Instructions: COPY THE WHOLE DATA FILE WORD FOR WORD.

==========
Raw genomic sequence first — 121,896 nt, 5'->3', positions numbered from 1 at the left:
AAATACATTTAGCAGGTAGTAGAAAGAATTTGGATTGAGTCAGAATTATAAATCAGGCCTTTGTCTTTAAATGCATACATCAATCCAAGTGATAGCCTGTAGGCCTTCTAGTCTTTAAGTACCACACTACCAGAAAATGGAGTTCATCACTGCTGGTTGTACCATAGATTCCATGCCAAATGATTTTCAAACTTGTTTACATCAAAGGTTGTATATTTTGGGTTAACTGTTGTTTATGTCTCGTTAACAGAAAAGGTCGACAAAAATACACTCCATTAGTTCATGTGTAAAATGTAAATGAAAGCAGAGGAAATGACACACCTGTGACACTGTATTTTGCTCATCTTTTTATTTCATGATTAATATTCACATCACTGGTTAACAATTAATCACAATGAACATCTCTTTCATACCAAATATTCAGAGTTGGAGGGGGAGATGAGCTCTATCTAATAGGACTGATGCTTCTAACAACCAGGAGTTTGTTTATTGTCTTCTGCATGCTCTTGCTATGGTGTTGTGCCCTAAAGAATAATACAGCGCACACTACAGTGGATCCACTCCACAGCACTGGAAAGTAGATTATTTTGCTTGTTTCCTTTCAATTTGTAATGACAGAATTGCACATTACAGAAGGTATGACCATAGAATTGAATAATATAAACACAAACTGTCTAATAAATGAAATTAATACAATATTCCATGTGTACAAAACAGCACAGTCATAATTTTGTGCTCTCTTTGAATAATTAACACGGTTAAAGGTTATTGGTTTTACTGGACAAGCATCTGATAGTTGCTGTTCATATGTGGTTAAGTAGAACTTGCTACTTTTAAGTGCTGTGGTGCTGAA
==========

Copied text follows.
Raw genomic sequence first — 121,896 nt, 5'->3', positions numbered from 1 at the left:
AAATACATTTAGCAGGTAGTAGAAAGAATTTGGATTGAGTCAGAATTATAAATCAGGCCTTTGTCTTTAAATGCATACATCAATCCAAGTGATAGCCTGTAGGCCTTCTAGTCTTTAAGTACCACACTACCAGAAAATGGAGTTCATCACTGCTGGTTGTACCATAGATTCCATGCCAAATGATTTTCAAACTTGTTTACATCAAAGGTTGTATATTTTGGGTTAACTGTTGTTTATGTCTCGTTAACAGAAAAGGTCGACAAAAATACACTCCATTAGTTCATGTGTAAAATGTAAATGAAAGCAGAGGAAATGACACACCTGTGACACTGTATTTTGCTCATCTTTTTATTTCATGATTAATATTCACATCACTGGTTAACAATTAATCACAATGAACATCTCTTTCATACCAAATATTCAGAGTTGGAGGGGGAGATGAGCTCTATCTAATAGGACTGATGCTTCTAACAACCAGGAGTTTGTTTATTGTCTTCTGCATGCTCTTGCTATGGTGTTGTGCCCTAAAGAATAATACAGCGCACACTACAGTGGATCCACTCCACAGCACTGGAAAGTAGATTATTTTGCTTGTTTCCTTTCAATTTGTAATGACAGAATTGCACATTACAGAAGGTATGACCATAGAATTGAATAATATAAACACAAACTGTCTAATAAATGAAATTAATACAATATTCCATGTGTACAAAACAGCACAGTCATAATTTTGTGCTCTCTTTGAATAATTAACACGGTTAAAGGTTATTGGTTTTACTGGACAAGCATCTGATAGTTGCTGTTCATATGTGGTTAAGTAGAACTTGCTACTTTTAAGTGCTGTGGTGCTGAA